Additionally, the program officer can provide input as to whether NIAID might be interested in funding the research areas or whether any division-specific requirements might apply to your project. Learning this information early and working with the program officer helps you avoid wasting time on an approach that NIAID is not interested in funding.
Note that the big grants policy applies to multiproject grants if you will request $500,000 or more in direct costs for any year of the overall program, even if none of the individual project requests will exceed $500,000. The deadline to request approval is six weeks or more before the application deadline, though we recommend you do so when completing the recommended prior consultation with NIAID staff 12 weeks before applying.
Conference and Resource Grants
Refer to our Conference Awards SOP if you plan to apply for an NIH Support for Conferences and Scientific Meetings (Parent R13) grant. Note that you’ll need to contact NIAID at least six weeks before you submit your application.
Because it is difficult to assess whether a given resource meets NIAID’s criteria for an NIAID Resource-Related Research Projects (R24) grant, we strongly encourage you to consult with NIAID staff 10 weeks before the application due date.
General Rules for All Applications
Make sure you are registered in eRA Commons and able to log in.
Submit your application sufficiently in advance of a given due date to allow yourself time to detect and resolve technical errors. We described such snafus, and how to avoid them, in our October 16, 2019 article “Apply Early To Guard Against Electronic Submission Errors.”
Letter of Intent
Although a Letter of Intent is often not required, is not binding, and does not factor into the review of a subsequent application, the information that it contains allows NIAID staff to estimate the potential review workload and plan the review. This helps ensure effective and efficient review of your application.
In your letter of intent, include the following information:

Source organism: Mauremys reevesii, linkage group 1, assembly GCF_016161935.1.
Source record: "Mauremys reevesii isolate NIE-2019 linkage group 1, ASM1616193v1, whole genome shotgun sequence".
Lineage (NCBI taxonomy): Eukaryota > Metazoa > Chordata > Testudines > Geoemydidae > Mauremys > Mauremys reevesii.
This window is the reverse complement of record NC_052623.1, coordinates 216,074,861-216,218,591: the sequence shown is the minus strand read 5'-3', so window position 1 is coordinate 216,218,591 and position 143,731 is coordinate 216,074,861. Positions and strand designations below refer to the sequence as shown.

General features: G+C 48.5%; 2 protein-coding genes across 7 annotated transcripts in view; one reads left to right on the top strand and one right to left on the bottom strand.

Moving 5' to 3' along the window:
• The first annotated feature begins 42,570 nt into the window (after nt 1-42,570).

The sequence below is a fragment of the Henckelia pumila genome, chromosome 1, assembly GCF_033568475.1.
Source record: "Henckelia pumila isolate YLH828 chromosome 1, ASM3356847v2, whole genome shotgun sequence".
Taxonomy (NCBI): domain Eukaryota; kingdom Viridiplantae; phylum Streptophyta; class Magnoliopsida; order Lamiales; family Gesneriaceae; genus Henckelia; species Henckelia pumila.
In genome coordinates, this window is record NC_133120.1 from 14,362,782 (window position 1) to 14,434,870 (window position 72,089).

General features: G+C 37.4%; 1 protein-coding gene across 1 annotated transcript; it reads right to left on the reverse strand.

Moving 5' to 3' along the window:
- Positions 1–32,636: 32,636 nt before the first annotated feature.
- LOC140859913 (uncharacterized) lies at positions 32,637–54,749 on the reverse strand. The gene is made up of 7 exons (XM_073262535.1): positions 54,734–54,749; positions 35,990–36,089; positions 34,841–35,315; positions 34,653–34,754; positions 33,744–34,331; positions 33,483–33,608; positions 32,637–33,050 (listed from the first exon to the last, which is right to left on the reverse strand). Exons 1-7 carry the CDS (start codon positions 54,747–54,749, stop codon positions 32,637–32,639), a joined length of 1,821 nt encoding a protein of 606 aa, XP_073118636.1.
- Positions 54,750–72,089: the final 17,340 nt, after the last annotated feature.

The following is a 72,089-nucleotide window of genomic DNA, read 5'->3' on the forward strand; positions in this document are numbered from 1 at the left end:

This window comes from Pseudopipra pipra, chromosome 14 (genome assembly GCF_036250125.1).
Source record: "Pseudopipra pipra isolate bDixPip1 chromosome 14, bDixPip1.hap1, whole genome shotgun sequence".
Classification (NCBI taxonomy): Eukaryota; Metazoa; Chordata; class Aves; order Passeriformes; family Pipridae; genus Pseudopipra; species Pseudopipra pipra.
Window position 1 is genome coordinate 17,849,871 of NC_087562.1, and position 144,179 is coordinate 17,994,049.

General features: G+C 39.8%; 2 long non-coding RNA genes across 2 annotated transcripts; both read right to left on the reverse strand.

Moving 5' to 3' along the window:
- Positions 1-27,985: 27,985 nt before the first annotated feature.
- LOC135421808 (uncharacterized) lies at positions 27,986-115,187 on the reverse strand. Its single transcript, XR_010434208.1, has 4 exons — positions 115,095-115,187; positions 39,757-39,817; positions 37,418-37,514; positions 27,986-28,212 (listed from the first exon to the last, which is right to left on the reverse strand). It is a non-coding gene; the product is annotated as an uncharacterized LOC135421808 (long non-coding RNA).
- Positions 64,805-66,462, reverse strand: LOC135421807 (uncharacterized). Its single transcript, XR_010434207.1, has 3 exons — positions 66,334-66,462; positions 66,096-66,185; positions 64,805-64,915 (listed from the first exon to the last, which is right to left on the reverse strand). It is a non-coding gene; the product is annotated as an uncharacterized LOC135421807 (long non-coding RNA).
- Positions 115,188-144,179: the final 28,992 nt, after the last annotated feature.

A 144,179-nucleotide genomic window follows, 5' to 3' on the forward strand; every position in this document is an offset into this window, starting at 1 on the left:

- Number and title of the funding opportunity
- Descriptive title of proposed research
- Name, address, and telephone number of the program director(s)/principal investigator(s)
- Names of other key personnel
- Participating institutions
Send the letter of intent to the contact listed in the FOA (generally staff in NIAID’s Scientific Review Program if the peer review will be conducted at NIAID).
While your letter of intent is due only 30 days before you submit your application, we advise you to reach out to the FOA’s scientific/research contact at least 10 to 12 weeks before applying. This will ensure that you meet all preapplication deadlines (such as the deadline for submitting a big grant), as well as help NIAID identify any issues that may cause your application to be withdrawn, not fare well in peer review, or have lowered potential for an award. Furthermore, the earlier you contact us, the earlier we can provide advice that you can use to improve your application.
Share the following information with the scientific/research contact listed in the FOA or your program officer so we can help you strengthen your application:
|What To Discuss/Include||What We May Spot for You|
|Concise description of your proposed project. Do not send your entire application.||
|Whether your plans touch on special policy areas, such as human subjects, clinical, or animal research.||
|Name of pathogens you plan to study, if any.||
|Whether the application is foreign or has foreign components.||
For more information on how NIAID staff can help you, see Contacting Program Officers and Grants Management Specialists.